Pérail (orthographic francization Peral or peralh, Languedoc term for cheese) is a French cheese from Aveyron in the Midi-Pyrénée region of France. Pérail is a by-product of Roquefort production. It is only made during a certain time of the year when a family’s herd does not produce sufficient milk to meet the volume requirements of the transformation of Roquefort cheese. Itt is vital for the household not to lose a milking, however small it may be.
Its white-cream rind is fine, slightly wrinkled and it has the shape of a small disk. Pérail cheese matures for 1 to 3 weeks. This sheep cheese has a pleasant aromatic flavor that is well balanced with its mild earthy undertones.
Texture: Smooth, soft and very creamy
Flavor: Pleasantly aromatic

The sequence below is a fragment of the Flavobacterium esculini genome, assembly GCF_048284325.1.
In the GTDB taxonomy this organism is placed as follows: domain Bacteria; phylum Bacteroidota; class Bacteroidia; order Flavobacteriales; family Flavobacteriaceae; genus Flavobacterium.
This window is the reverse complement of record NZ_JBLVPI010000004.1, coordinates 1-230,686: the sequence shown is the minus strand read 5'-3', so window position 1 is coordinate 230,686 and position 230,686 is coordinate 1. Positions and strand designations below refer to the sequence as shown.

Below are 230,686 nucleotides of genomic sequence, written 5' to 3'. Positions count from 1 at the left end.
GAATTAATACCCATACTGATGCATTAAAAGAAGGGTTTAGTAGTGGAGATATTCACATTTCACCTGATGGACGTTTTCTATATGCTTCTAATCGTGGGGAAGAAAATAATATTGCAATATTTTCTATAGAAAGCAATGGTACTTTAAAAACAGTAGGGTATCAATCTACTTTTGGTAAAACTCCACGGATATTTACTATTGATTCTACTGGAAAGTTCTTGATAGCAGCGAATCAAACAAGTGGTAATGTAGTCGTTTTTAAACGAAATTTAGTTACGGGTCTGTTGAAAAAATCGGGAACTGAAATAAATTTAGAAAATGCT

Whether they were selling their milk in Roquefort-sur-Soulzon or not, the peasant families of southern Aveyron (ancestral farming country) often added rennet to sheep’s milk to preserve it in the form of fresh cheese. Then, they would sell their surplus to the market. They ate it fresh, refined or dry. In the nineteenth century, a trade of this family cheese existed. In 1950, its reputation and its sales in farms and markets hardly exceeded its production area. The cheese-making knowledge of the Pérail is ancestral and has been passed down from generation to generation. Today, Pérail cheese is experiencing a growing success without losing its typical character.